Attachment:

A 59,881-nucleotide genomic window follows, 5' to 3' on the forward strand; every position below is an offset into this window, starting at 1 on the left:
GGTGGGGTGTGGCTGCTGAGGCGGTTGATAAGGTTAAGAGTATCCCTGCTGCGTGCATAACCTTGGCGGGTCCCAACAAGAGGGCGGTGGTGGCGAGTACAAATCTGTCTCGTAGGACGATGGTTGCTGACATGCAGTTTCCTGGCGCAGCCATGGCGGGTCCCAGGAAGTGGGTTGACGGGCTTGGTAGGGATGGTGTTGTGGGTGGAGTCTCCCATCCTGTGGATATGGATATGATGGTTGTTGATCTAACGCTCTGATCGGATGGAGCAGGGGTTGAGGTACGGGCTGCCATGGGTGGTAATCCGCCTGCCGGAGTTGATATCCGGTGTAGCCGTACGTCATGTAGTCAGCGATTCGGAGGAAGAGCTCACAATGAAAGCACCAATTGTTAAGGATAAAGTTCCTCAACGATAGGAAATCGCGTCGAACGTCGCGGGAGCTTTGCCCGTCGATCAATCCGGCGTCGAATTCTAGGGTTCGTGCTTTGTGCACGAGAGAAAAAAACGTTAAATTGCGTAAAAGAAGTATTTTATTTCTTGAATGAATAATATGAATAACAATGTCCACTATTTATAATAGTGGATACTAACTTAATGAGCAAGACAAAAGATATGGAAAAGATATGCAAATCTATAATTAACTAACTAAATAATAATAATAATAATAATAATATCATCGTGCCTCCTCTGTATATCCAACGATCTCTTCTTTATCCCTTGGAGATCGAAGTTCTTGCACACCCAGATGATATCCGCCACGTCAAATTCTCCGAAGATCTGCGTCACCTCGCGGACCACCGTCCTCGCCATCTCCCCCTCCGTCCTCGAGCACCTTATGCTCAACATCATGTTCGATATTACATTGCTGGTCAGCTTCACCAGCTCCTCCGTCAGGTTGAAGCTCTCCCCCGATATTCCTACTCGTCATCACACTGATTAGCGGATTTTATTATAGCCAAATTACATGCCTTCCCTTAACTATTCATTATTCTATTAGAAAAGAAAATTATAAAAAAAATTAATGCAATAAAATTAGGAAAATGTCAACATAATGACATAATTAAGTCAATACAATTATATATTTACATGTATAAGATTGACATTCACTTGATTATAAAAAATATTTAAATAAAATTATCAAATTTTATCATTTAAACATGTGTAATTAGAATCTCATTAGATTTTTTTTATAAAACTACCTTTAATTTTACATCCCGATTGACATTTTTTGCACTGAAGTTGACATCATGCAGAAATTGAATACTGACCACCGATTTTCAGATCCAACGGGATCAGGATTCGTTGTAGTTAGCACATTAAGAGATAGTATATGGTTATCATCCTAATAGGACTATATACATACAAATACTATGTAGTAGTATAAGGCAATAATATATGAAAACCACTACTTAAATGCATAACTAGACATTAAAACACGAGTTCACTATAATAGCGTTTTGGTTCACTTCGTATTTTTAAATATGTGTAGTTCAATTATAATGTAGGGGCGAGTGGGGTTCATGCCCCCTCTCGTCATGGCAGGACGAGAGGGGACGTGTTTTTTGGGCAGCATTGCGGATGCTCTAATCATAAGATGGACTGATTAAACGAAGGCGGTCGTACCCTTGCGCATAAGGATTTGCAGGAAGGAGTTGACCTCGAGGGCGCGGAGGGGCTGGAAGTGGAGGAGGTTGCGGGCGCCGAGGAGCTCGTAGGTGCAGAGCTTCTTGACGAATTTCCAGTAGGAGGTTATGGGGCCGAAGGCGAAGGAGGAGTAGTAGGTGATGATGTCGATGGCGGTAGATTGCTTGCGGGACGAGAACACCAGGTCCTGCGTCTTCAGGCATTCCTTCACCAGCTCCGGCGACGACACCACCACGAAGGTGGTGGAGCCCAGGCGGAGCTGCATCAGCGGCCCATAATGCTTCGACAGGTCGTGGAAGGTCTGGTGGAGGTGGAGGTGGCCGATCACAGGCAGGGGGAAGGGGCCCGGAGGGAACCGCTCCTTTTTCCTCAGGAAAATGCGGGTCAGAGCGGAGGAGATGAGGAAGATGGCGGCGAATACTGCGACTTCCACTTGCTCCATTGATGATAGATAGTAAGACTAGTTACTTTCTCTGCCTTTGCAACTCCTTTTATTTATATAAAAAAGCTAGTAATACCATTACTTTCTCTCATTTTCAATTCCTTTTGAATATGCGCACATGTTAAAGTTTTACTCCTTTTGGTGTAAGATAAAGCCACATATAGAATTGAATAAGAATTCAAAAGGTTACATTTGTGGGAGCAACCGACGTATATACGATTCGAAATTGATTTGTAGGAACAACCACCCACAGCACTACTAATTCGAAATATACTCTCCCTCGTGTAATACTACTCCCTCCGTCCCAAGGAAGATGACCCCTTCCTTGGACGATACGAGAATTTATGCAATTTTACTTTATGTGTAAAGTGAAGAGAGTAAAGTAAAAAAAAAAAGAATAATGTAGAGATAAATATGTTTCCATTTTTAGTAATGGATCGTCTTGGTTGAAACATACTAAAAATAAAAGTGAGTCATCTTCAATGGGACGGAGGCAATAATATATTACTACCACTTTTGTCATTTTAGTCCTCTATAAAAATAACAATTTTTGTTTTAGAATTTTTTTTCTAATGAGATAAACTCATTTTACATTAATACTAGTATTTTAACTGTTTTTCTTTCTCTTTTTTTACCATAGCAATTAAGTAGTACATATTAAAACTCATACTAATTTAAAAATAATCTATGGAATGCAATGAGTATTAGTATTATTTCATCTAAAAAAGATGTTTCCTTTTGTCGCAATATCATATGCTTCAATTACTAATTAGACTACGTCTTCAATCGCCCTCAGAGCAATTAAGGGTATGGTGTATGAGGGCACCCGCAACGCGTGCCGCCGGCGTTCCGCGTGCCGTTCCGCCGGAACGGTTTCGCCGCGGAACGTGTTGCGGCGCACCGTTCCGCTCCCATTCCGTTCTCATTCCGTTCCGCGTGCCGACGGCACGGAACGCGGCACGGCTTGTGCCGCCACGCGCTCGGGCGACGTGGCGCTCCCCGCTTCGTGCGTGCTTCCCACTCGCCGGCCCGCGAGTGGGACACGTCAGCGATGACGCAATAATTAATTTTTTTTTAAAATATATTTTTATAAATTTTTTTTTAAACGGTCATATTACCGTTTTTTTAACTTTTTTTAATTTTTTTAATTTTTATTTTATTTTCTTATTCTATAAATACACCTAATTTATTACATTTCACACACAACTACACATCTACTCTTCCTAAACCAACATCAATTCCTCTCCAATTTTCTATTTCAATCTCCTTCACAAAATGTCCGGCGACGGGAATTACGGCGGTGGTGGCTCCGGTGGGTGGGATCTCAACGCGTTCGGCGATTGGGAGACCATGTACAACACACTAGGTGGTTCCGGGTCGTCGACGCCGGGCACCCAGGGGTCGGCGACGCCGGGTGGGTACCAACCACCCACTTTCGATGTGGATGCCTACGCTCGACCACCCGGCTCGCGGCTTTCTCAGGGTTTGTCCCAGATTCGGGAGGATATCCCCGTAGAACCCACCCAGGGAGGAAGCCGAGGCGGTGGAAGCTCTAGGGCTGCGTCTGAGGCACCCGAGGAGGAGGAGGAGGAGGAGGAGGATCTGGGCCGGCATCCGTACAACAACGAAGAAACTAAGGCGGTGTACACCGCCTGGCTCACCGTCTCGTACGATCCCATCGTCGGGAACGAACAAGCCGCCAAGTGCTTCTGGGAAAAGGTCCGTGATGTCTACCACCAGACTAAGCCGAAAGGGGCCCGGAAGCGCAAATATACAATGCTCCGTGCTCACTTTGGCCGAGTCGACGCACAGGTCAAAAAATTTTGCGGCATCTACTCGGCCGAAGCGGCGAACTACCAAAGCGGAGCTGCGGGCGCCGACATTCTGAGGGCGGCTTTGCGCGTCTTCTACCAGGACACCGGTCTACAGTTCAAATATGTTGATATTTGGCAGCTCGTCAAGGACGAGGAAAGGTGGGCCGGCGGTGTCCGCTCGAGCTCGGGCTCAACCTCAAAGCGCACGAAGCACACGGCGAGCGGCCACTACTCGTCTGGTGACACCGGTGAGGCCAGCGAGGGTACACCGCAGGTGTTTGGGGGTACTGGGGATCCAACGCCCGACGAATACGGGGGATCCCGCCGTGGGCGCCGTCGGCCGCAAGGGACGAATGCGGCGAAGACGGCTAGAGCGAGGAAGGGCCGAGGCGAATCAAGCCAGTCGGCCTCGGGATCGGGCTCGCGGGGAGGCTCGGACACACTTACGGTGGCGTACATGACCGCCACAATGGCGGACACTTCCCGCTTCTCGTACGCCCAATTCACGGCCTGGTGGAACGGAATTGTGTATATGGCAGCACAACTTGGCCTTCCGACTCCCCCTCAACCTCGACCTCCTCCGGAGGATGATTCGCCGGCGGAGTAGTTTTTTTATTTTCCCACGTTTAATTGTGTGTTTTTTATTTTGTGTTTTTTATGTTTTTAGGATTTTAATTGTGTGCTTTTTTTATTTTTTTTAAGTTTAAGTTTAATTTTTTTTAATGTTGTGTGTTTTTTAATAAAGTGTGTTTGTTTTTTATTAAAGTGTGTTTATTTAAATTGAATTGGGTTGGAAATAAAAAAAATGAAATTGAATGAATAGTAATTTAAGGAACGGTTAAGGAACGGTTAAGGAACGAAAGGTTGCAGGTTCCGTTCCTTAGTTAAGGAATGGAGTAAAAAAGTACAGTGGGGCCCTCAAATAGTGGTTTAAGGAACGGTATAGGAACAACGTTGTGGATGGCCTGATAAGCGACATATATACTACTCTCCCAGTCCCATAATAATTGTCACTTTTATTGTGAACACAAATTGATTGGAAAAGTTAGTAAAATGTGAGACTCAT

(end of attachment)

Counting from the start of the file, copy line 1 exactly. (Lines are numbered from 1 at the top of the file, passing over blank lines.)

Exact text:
A 59,881-nucleotide genomic window follows, 5' to 3' on the forward strand; every position below is an offset into this window, starting at 1 on the left: